More than 500 people are being ousted from a refugee reception centre in a town close to Rome in the first major eviction since Italy’s rightwing populist government enacted hardline immigration measures into law.
Thirty people were evicted from the centre, the second-largest of its kind in Italy and the place where Pope Francis washed residents’ feet as part of his Easter ritual in 2016, in Castelnuovo di Porto on Tuesday. A further 75 were removed on Wednesday, with the remaining 430 to be evicted before the centre’s closure on 31 January.
The evictions follow the approval of the “Salvini decree”, named after Matteo Salvini, the interior minister and leader of the far-right League, in late November.
Salvini claimed the centre, which has hosted about 8,000 people over the last eight years, was a den for “drug-dealing and crime” and that the same fate would soon befall the 2,000 people living in the sprawling Cara di Mineo reception centre in in Sicily and at similar structures across Italy.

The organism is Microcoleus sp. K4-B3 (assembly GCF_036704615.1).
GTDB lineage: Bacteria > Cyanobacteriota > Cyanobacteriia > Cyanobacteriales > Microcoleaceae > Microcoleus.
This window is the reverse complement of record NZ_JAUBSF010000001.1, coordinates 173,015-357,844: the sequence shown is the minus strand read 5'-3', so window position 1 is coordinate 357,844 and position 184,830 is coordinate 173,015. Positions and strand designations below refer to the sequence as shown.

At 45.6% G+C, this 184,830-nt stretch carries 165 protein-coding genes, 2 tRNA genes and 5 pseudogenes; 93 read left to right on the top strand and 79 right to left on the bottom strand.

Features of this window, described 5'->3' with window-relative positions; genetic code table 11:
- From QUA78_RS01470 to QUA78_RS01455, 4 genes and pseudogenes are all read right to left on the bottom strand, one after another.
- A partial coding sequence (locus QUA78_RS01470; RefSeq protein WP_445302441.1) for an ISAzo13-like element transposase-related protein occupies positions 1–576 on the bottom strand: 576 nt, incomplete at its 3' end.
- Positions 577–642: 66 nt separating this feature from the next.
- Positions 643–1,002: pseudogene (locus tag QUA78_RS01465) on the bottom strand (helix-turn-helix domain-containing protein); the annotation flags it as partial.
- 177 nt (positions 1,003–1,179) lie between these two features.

He said the closures would save the Italian government €6m (£5.2m) a year, money that would instead be spent “helping Italians”. “I did what any good father would have done,” he said.
Riccardo Travaglini, the mayor of Castelnuovo di Porto, told reporters that no notice was given before the evictions. Men, women and children, many enrolled in local schools, were reportedly separated before the majority were taken by bus to undisclosed destinations. Some were housed by local residents, including Travaglini, who took in a woman from Somalia and her child.
“In a single day, they managed to destroy years of (((work))),” Traviglini said. “These were people who had managed to become integrated.”
The opposition party’s (((Roberto Morassut))) compared the evictions to “deportations to Nazi concentration camps”. “One of the most important structures for immigrant reception was evacuated without adequate warning … it was a real blitz,” he said.
The majority of residents at the Castelnuovo di Porto centre were in the process of applying for asylum. Many had received humanitarian protection, a two-year permit granted to those who are not eligible for refugee status but who for various reasons cannot be sent home. Humanitarian protection status, which enables people to work and is estimated to be held by about 100,000 people, was abolished under Salvini’s bill.